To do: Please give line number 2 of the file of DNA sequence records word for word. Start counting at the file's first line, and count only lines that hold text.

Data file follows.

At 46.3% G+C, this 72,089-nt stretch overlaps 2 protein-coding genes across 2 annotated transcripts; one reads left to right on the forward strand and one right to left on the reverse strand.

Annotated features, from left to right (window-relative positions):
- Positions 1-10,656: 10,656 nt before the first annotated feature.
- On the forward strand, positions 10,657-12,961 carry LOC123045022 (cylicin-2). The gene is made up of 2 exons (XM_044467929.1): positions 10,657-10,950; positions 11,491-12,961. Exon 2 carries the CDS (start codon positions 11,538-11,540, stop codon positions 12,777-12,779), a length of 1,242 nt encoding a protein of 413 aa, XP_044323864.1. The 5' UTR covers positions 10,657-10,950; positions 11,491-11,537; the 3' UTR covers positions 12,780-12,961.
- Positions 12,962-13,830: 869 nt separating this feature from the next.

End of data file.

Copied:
Annotated features, from left to right (window-relative positions):